Bringing Kony to Justice, and other things…

A little over 3 years ago, I was walking my dog, Luther, around Cambridge (so many of my stories are from a time where I was walking my dog!). I looked over and saw a group of young college students looking confused and kind of trying to get my attention. It’s a look that I recognize on the faces of many tourists who are lost. So, I made my way over to see how I could help. First, they told me they were looking for a place to park their big, white, 12-passenger van. Being a local, I was happy to show them a safe place to park. It only took a few seconds of interacting with them before I asked, “you’re from California, aren’t you?”

I came to understand that they were volunteers for a non-profit, based out of San Diego, called Invisible Children. They were bringing their film to a variety of crowds in Boston…universities, churches, etc. I was thrilled to meet them, and let them know I had been following their work for years. For those of you who are learning about Joseph Kony for the first time, and are wondering if this is a good “band-wagon” to jump on or not, I would like to share some history with you, as well as some helpful internet resources, if you would like to investigate further.

War has been raging in Central Africa for years. The causes of war would be another blog post entirely (and is highly debatable). I am sure we can all agree, whatever the reason, that we live in a fallen, broken world that is in desperate need of the transforming message of the Gospel. With that said, I am going to explain the injustices taking place toward the children of these war-struck countries, for those of you who are interested in reading the bottom line. The implications of war are great. Millions of men, women and children have been displaced, and sent to refugee camps for “safety”. Not only are these people forced to leave their communities, their farms, their homes burned by rebels, and everything they have known, but they live in constant fear, not knowing what the next day will bring them. In the end, some are able to return to their homes where they might have to rebuild from scratch, but some will live and die in refugee camps.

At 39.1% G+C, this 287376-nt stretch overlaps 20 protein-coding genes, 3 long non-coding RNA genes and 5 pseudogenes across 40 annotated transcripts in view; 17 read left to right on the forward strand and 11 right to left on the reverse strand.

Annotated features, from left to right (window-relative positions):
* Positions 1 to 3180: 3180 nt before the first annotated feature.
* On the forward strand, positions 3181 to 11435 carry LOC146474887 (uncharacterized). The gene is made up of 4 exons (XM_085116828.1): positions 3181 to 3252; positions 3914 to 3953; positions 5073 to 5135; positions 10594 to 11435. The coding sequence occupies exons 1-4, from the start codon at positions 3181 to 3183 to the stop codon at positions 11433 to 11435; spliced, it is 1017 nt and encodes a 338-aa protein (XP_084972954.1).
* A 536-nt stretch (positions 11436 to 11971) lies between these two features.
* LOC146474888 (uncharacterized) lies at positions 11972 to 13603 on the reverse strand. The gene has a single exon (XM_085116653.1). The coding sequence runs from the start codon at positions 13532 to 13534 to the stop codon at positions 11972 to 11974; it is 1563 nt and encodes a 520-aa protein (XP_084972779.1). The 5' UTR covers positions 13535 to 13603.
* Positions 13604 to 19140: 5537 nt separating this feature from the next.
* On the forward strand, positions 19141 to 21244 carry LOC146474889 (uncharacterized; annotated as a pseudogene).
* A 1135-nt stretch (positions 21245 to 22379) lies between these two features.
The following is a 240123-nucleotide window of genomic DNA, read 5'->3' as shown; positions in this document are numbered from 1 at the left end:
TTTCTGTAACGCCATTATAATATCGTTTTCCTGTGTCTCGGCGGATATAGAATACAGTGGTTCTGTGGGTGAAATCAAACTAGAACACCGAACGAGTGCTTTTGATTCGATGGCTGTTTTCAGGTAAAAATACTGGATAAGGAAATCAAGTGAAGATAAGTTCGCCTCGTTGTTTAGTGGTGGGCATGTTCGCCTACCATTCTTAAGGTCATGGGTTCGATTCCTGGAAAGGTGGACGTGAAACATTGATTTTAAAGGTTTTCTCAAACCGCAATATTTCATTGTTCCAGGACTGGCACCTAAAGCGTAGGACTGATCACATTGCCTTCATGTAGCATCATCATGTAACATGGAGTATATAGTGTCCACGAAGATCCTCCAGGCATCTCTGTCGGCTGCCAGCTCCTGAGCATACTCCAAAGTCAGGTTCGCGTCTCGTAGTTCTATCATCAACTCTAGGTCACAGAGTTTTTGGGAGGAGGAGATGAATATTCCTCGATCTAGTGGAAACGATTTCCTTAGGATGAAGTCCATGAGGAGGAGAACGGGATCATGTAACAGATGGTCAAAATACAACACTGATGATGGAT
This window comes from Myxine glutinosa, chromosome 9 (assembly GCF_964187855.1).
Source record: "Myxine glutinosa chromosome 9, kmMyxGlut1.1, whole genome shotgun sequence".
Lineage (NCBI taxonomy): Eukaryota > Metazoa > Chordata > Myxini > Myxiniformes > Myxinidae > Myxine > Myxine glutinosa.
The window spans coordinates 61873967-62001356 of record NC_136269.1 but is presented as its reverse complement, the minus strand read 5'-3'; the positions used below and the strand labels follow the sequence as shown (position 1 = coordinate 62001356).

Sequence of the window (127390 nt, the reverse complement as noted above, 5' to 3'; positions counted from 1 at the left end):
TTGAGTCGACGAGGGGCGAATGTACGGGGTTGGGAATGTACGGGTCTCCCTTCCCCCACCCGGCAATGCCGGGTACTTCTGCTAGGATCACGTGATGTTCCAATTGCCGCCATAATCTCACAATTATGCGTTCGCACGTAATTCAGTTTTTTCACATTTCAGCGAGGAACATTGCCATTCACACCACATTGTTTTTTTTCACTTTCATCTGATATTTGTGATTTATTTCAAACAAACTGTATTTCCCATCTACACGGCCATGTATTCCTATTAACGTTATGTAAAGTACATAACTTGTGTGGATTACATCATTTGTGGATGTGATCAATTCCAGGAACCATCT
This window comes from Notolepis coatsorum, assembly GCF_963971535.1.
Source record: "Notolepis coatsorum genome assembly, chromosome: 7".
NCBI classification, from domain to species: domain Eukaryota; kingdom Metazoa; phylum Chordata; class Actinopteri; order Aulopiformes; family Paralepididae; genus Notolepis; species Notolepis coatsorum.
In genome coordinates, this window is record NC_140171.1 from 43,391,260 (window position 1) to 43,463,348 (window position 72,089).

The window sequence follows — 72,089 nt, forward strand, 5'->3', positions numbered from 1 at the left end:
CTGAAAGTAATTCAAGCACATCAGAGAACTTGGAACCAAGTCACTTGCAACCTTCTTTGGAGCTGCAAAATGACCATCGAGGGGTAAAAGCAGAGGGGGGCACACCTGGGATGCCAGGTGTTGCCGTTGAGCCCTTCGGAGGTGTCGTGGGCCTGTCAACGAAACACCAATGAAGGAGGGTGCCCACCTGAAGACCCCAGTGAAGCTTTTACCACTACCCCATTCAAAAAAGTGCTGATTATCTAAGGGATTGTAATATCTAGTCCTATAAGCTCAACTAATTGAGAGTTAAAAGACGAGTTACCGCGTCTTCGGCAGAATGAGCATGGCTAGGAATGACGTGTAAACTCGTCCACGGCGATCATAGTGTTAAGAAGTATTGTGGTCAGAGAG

If you were one of the 75 million (and counting) who watched the viral Kony 2012 video, you know that Joseph Kony is the leader of the Lord’s Resistance Army (LRA). He has used physical, spiritual, psychological and sexual manipulation to gain power for years. In order to grow his power, he abducted tens of thousands of children (from both sides of the war) to fight for the LRA. These children have been enslaved to his corrupt army. The young boys have been forced to kill their parents, their people, and participate in ethnic cleansing by cutting babies out of pregnant women’s stomachs. Young girls were abducted to be sex slaves for Kony’s men. The children that refused to kill their own would be killed themselves in front of their siblings and other children. The children that were fortunate enough to escape were left psychologically and physically traumatized.

Last week, I was on campus studying around the time Kony 2012 went viral. I’m not sure why I thought it was a good idea to watch this video on my break! Around the seventh minute of the video, I was already crying when a boy named Jacob was trying to describe what he would say to his dead brother if he could see him again (this footage was on the original 2006 full-length documentary). I was awkwardly tipping my head sideways and repositioning my iPad so that people couldn’t see me cry in the cafe! He was weeping, and that made me weep.  I don’t know what it’s like to lose a brother or sister due to violence, but I felt a glimpse of his pain for a moment. It’s hard for me to imagine fearing the night – every night (for years) – and looking for ways to hide myself amongst thousands of other children in small spaces to feel a bit of protection.